And, under the defeated plan, $25,000 would have been transferred into a fund for the district’s food-service program, but state guidelines for contingency budgets prevent that transfer, said Callagy.

“It doesn’t mean we’re not going to have a food program,” he said. “We’ll have to look to make adjustments in the budget itself for food service because it’s not in the general fund.”

He went on, “There are still other sources of revenue. There are reimbursements we’ve received; reimbursements for kids that qualify for free lunch; reimbursements for meals that qualify for reduced lunch. We’d have to look at that. You only get the reimbursement based on the number of meals in each category.”

The adoption of a contingency plan also affects the public use of district facilities.

“There are some other guidelines that we would have to follow in terms of making sure that, if there’s community use of the buildings, that it’s not at a loss to the district,” said Callagy. “So, the community would have to pay if they need custodial services, which I think we do anyways. It does affect how we have to calculate the rental fees for using school facilities. If there are any either direct or indirect costs for allowing the community use of the building, then we have to charge for that.”

Second down

The same $21 million proposal that went down Tuesday was defeated in May by 28 votes.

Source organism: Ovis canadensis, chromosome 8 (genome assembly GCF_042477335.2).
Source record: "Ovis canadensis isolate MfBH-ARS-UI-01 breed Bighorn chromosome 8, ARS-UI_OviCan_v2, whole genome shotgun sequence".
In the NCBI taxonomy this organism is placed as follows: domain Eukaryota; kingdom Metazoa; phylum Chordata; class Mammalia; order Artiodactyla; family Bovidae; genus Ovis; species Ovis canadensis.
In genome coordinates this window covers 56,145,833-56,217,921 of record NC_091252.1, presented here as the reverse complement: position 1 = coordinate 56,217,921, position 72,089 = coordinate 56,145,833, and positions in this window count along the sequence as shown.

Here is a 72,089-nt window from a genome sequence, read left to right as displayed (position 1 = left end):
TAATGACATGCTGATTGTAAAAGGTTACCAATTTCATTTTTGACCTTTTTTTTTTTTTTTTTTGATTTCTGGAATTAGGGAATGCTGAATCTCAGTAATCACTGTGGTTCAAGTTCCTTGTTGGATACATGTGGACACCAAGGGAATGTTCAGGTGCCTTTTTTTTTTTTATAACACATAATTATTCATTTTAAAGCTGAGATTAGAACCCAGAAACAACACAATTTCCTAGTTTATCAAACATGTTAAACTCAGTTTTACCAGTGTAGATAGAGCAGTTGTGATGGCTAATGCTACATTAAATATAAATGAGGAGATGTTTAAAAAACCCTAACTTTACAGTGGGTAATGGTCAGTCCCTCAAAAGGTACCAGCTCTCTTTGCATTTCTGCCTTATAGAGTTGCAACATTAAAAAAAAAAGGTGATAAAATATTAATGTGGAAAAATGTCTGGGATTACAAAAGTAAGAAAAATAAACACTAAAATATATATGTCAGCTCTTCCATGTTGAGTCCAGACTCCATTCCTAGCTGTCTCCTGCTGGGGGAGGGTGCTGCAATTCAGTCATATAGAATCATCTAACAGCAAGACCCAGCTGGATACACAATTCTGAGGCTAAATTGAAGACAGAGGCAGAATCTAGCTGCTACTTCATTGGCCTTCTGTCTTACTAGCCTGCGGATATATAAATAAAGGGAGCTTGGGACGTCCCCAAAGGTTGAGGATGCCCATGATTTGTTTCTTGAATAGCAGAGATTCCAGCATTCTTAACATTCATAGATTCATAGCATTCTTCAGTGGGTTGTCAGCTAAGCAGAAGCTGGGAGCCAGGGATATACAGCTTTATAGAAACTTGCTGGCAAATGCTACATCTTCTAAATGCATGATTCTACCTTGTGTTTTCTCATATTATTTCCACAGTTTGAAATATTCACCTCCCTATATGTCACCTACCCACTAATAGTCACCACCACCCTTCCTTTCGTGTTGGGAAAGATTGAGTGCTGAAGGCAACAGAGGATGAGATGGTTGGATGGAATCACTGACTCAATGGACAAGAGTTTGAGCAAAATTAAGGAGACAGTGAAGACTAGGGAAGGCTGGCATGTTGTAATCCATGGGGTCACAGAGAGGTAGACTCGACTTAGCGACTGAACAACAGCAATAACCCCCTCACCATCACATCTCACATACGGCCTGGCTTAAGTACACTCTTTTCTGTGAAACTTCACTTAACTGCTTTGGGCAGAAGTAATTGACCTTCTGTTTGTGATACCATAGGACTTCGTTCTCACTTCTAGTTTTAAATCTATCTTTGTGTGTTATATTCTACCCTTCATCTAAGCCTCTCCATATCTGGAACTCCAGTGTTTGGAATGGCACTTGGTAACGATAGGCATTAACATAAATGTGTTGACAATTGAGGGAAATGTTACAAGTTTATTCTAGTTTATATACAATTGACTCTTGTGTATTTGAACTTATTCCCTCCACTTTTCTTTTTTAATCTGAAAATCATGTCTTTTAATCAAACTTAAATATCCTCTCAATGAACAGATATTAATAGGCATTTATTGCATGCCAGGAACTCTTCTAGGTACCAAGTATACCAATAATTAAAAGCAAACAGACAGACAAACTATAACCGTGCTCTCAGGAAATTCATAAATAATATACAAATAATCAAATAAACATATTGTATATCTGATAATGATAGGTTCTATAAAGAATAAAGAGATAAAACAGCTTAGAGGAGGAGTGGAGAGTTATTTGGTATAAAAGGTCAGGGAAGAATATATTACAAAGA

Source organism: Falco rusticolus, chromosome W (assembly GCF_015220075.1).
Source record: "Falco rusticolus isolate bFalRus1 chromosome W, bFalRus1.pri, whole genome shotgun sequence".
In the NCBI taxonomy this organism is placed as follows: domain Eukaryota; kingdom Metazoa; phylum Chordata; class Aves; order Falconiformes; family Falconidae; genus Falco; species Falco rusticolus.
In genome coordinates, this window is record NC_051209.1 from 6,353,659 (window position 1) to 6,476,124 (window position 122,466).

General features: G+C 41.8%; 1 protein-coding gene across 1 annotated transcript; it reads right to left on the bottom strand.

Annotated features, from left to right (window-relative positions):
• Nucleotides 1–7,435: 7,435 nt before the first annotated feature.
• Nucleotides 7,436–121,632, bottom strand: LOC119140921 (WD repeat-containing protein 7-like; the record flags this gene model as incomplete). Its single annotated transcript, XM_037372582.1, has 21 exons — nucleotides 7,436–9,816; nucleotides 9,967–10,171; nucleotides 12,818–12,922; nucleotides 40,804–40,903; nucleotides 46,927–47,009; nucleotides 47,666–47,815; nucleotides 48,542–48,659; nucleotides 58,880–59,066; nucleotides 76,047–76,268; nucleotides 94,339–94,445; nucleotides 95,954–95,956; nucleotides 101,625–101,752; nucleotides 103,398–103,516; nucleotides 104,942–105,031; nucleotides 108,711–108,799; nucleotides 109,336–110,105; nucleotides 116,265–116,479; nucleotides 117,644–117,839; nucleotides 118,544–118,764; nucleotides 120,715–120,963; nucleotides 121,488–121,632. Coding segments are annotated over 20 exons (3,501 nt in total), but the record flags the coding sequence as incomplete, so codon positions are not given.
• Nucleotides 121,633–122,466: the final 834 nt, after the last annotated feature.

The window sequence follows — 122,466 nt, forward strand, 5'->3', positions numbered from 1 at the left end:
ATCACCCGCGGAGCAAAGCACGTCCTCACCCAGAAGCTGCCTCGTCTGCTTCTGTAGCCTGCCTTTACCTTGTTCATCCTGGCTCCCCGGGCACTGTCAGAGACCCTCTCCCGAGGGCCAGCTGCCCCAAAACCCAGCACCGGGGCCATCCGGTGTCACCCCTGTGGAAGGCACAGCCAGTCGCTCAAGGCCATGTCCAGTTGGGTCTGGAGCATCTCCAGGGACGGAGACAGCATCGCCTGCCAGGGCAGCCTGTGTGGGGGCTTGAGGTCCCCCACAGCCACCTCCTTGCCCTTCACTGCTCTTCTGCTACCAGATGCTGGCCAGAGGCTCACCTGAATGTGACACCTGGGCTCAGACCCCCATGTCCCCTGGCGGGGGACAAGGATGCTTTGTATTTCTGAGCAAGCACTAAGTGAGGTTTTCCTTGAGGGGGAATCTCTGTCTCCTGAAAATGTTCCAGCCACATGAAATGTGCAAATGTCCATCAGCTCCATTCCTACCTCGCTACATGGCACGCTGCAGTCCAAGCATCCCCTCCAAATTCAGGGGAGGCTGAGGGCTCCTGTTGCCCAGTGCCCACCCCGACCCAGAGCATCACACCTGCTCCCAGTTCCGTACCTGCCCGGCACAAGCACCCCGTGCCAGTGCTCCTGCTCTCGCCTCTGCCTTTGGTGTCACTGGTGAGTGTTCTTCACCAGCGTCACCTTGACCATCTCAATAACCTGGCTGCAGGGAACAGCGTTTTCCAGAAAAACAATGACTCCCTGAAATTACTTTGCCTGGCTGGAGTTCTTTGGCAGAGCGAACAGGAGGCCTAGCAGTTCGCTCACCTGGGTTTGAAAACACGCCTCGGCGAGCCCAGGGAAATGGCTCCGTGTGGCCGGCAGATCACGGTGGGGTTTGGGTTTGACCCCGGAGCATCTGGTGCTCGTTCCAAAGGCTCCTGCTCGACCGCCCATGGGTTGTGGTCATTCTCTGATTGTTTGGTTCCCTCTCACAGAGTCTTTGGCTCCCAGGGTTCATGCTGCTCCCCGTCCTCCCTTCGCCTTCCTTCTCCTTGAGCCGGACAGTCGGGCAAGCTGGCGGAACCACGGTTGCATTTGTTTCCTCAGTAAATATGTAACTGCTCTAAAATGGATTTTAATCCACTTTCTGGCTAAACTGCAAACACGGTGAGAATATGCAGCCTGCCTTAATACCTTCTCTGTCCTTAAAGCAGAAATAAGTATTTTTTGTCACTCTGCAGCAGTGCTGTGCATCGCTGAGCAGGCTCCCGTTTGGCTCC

BKW is expecting $8.7 million in state aid — $7.1 million in program aid, and $1.6 million in building aid — with an additional $384,463 in revenue coming from the federal education jobs fund, and $158,058 from gap elimination adjustment (GEA) restoration.

The defeated plan would have used $1 million from the district’s unexpended fund balance, commonly referred to as its rainy-day fund. School districts, by law, can keep no more than 4 percent of the next year’s total budget in an unexpended fund balance.

Total costs for instruction at BKW were down by 5.3 percent, from $9.6 million this year, to $9.1 million in the proposed 2011-12 budget. Transportation costs, on the other hand, rose by 4 percent, from $1.53 million, to $1.6 million.

Employee benefits would have increased by $608,605, from $5.7 million, to $6.3 million.

Also, New York State Comptroller Thomas DiNapoli, this spring, certified amounts from districts’ employee benefits accrued liability reserves, or EBALR funds, that can be used by school districts to offset budget cuts; BKW, the only district in Albany County on DiNapoli’s list, would have used $200,000 of its $494,224 reserve to fund next year’s budget.

EBALR funds go towards post-employment pay for accrued and unused sick leave, holiday leave, vacation leave, time allowance granted in lieu of overtime compensation, and other forms of leave time.

The contingency budget, like the defeated plan, will include the following staff cuts and reductions, saving a total of $240,370 compared to this year:

— Cutting a part-time English teacher who works eight-tenths of full-time, saving $63,348;

— Cutting a part-time math teacher who works six-tenths of full-time, saving $44,688;

— Cutting a part-time science teacher who works four-tenths of full-time, saving $19,962;

— Reducing a full-time social studies teacher to two-tenths of full-time, saving $12,516;

— Reducing a full-time math teacher to four-tenths of full-time, saving $19,962; and

— Cutting a full-time science position, saving $79,894. The board approved Sheila Martin’s leave of absence from this position on Monday, and she will not be replaced this year.

The contingent budget, like the rejected plan, also cuts five junior varsity sports teams, saving a total of $12,958: boys’ and girls’ soccer, cheerleading, softball, and baseball.